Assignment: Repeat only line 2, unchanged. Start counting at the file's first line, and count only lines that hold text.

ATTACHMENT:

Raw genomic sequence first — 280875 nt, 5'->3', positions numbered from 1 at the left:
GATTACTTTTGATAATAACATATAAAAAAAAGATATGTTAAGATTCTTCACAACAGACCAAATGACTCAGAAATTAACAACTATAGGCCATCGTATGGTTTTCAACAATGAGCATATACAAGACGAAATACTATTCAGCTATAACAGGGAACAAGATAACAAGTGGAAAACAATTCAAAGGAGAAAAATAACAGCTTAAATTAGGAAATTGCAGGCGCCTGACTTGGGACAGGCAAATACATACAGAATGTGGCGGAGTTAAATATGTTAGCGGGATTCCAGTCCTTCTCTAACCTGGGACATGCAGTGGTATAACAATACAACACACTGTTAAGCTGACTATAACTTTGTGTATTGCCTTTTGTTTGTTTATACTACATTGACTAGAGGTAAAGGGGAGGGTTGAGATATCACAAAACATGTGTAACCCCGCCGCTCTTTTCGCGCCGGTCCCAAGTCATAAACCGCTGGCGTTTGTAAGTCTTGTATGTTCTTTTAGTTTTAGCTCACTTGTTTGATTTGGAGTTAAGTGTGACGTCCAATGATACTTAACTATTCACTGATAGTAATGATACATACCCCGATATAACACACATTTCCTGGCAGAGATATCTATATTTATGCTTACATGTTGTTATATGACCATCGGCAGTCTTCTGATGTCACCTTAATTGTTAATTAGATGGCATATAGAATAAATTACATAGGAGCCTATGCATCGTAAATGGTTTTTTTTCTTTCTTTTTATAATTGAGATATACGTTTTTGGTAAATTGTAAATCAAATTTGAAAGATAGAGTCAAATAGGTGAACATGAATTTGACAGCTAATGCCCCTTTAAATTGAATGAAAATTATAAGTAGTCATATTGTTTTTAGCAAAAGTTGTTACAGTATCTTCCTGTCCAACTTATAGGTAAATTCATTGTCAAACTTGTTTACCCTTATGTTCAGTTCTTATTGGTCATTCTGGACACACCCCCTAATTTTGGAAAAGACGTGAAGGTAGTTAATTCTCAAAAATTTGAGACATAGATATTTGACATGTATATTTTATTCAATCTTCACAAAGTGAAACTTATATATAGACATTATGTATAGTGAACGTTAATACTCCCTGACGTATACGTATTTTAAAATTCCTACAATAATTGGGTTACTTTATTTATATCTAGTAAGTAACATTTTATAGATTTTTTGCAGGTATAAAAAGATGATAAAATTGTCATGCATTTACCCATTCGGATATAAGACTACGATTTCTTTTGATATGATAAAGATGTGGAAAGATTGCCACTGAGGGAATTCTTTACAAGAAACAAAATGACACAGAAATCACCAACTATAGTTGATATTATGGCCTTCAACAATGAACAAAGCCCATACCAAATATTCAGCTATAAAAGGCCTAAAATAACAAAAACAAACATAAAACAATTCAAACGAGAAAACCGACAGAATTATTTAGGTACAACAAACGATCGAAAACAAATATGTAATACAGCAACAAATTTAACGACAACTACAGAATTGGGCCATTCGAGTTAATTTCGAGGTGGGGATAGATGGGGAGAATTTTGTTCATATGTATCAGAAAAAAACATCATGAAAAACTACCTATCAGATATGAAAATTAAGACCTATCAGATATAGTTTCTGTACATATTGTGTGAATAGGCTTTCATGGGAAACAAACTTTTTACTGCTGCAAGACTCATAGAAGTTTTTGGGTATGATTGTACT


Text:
GATTACTTTTGATAATAACATATAAAAAAAAGATATGTTAAGATTCTTCACAACAGACCAAATGACTCAGAAATTAACAACTATAGGCCATCGTATGGTTTTCAACAATGAGCATATACAAGACGAAATACTATTCAGCTATAACAGGGAACAAGATAACAAGTGGAAAACAATTCAAAGGAGAAAAATAACAGCTTAAATTAGGAAATTGCAGGCGCCTGACTTGGGACAGGCAAATACATACAGAATGTGGCGGAGTTAAATATGTTAGCGGGATTCCAGTCCTTCTCTAACCTGGGACATGCAGTGGTATAACAATACAACACACTGTTAAGCTGACTATAACTTTGTGTATTGCCTTTTGTTTGTTTATACTACATTGACTAGAGGTAAAGGGGAGGGTTGAGATATCACAAAACATGTGTAACCCCGCCGCTCTTTTCGCGCCGGTCCCAAGTCATAAACCGCTGGCGTTTGTAAGTCTTGTATGTTCTTTTAGTTTTAGCTCACTTGTTTGATTTGGAGTTAAGTGTGACGTCCAATGATACTTAACTATTCACTGATAGTAATGATACATACCCCGATATAACACACATTTCCTGGCAGAGATATCTATATTTATGCTTACATGTTGTTATATGACCATCGGCAGTCTTCTGATGTCACCTTAATTGTTAATTAGATGGCATATAGAATAAATTACATAGGAGCCTATGCATCGTAAATGGTTTTTTTTCTTTCTTTTTATAATTGAGATATACGTTTTTGGTAAATTGTAAATCAAATTTGAAAGATAGAGTCAAATAGGTGAACATGAATTTGACAGCTAATGCCCCTTTAAATTGAATGAAAATTATAAGTAGTCATATTGTTTTTAGCAAAAGTTGTTACAGTATCTTCCTGTCCAACTTATAGGTAAATTCATTGTCAAACTTGTTTACCCTTATGTTCAGTTCTTATTGGTCATTCTGGACACACCCCCTAATTTTGGAAAAGACGTGAAGGTAGTTAATTCTCAAAAATTTGAGACATAGATATTTGACATGTATATTTTATTCAATCTTCACAAAGTGAAACTTATATATAGACATTATGTATAGTGAACGTTAATACTCCCTGACGTATACGTATTTTAAAATTCCTACAATAATTGGGTTACTTTATTTATATCTAGTAAGTAACATTTTATAGATTTTTTGCAGGTATAAAAAGATGATAAAATTGTCATGCATTTACCCATTCGGATATAAGACTACGATTTCTTTTGATATGATAAAGATGTGGAAAGATTGCCACTGAGGGAATTCTTTACAAGAAACAAAATGACACAGAAATCACCAACTATAGTTGATATTATGGCCTTCAACAATGAACAAAGCCCATACCAAATATTCAGCTATAAAAGGCCTAAAATAACAAAAACAAACATAAAACAATTCAAACGAGAAAACCGACAGAATTATTTAGGTACAACAAACGATCGAAAACAAATATGTAATACAGCAACAAATTTAACGACAACTACAGAATTGGGCCATTCGAGTTAATTTCGAGGTGGGGATAGATGGGGAGAATTTTGTTCATATGTATCAGAAAAAAACATCATGAAAAACTACCTATCAGATATGAAAATTAAGACCTATCAGATATAGTTTCTGTACATATTGTGTGAATAGGCTTTCATGGGAAACAAACTTTTTACTGCTGCAAGACTCATAGAAGTTTTTGGGTATGATTGTACT